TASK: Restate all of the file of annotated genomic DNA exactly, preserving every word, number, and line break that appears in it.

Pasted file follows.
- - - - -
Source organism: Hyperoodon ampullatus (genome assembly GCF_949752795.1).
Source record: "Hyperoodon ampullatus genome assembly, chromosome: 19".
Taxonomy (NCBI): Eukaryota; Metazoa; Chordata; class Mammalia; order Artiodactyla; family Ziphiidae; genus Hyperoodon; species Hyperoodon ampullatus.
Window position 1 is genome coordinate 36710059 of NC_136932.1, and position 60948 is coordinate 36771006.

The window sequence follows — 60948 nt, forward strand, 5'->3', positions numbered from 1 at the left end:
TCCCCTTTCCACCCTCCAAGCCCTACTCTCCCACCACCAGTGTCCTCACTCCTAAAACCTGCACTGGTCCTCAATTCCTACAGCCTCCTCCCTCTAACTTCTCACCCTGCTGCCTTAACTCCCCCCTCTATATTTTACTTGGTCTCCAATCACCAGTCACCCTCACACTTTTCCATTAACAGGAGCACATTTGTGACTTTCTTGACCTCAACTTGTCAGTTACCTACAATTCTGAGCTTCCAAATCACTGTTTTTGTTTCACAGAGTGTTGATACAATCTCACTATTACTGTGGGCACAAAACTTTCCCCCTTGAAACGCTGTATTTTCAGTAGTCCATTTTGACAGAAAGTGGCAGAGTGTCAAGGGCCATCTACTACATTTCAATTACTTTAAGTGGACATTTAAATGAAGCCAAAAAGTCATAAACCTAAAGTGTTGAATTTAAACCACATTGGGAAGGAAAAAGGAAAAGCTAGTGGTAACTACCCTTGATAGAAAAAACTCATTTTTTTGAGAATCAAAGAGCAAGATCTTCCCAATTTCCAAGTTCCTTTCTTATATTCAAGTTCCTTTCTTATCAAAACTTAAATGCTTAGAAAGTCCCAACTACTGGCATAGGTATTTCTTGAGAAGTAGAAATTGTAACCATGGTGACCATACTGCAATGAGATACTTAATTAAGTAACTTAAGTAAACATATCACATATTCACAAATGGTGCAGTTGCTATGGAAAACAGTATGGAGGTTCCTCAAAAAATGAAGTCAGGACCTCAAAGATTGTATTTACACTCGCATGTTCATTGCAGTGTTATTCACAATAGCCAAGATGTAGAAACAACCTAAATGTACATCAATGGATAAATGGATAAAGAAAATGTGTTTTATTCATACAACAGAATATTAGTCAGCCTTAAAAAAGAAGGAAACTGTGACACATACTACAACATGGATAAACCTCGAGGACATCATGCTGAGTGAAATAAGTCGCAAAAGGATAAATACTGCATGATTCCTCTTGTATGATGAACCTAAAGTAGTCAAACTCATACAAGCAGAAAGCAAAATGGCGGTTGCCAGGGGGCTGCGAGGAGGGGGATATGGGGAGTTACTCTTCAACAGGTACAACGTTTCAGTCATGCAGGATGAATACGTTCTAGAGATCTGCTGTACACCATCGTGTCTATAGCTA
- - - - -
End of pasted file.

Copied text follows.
Source organism: Hyperoodon ampullatus (genome assembly GCF_949752795.1).
Source record: "Hyperoodon ampullatus genome assembly, chromosome: 19".
Taxonomy (NCBI): Eukaryota; Metazoa; Chordata; class Mammalia; order Artiodactyla; family Ziphiidae; genus Hyperoodon; species Hyperoodon ampullatus.
Window position 1 is genome coordinate 36710059 of NC_136932.1, and position 60948 is coordinate 36771006.

The window sequence follows — 60948 nt, forward strand, 5'->3', positions numbered from 1 at the left end:
TCCCCTTTCCACCCTCCAAGCCCTACTCTCCCACCACCAGTGTCCTCACTCCTAAAACCTGCACTGGTCCTCAATTCCTACAGCCTCCTCCCTCTAACTTCTCACCCTGCTGCCTTAACTCCCCCCTCTATATTTTACTTGGTCTCCAATCACCAGTCACCCTCACACTTTTCCATTAACAGGAGCACATTTGTGACTTTCTTGACCTCAACTTGTCAGTTACCTACAATTCTGAGCTTCCAAATCACTGTTTTTGTTTCACAGAGTGTTGATACAATCTCACTATTACTGTGGGCACAAAACTTTCCCCCTTGAAACGCTGTATTTTCAGTAGTCCATTTTGACAGAAAGTGGCAGAGTGTCAAGGGCCATCTACTACATTTCAATTACTTTAAGTGGACATTTAAATGAAGCCAAAAAGTCATAAACCTAAAGTGTTGAATTTAAACCACATTGGGAAGGAAAAAGGAAAAGCTAGTGGTAACTACCCTTGATAGAAAAAACTCATTTTTTTGAGAATCAAAGAGCAAGATCTTCCCAATTTCCAAGTTCCTTTCTTATATTCAAGTTCCTTTCTTATCAAAACTTAAATGCTTAGAAAGTCCCAACTACTGGCATAGGTATTTCTTGAGAAGTAGAAATTGTAACCATGGTGACCATACTGCAATGAGATACTTAATTAAGTAACTTAAGTAAACATATCACATATTCACAAATGGTGCAGTTGCTATGGAAAACAGTATGGAGGTTCCTCAAAAAATGAAGTCAGGACCTCAAAGATTGTATTTACACTCGCATGTTCATTGCAGTGTTATTCACAATAGCCAAGATGTAGAAACAACCTAAATGTACATCAATGGATAAATGGATAAAGAAAATGTGTTTTATTCATACAACAGAATATTAGTCAGCCTTAAAAAAGAAGGAAACTGTGACACATACTACAACATGGATAAACCTCGAGGACATCATGCTGAGTGAAATAAGTCGCAAAAGGATAAATACTGCATGATTCCTCTTGTATGATGAACCTAAAGTAGTCAAACTCATACAAGCAGAAAGCAAAATGGCGGTTGCCAGGGGGCTGCGAGGAGGGGGATATGGGGAGTTACTCTTCAACAGGTACAACGTTTCAGTCATGCAGGATGAATACGTTCTAGAGATCTGCTGTACACCATCGTGTCTATAGCTA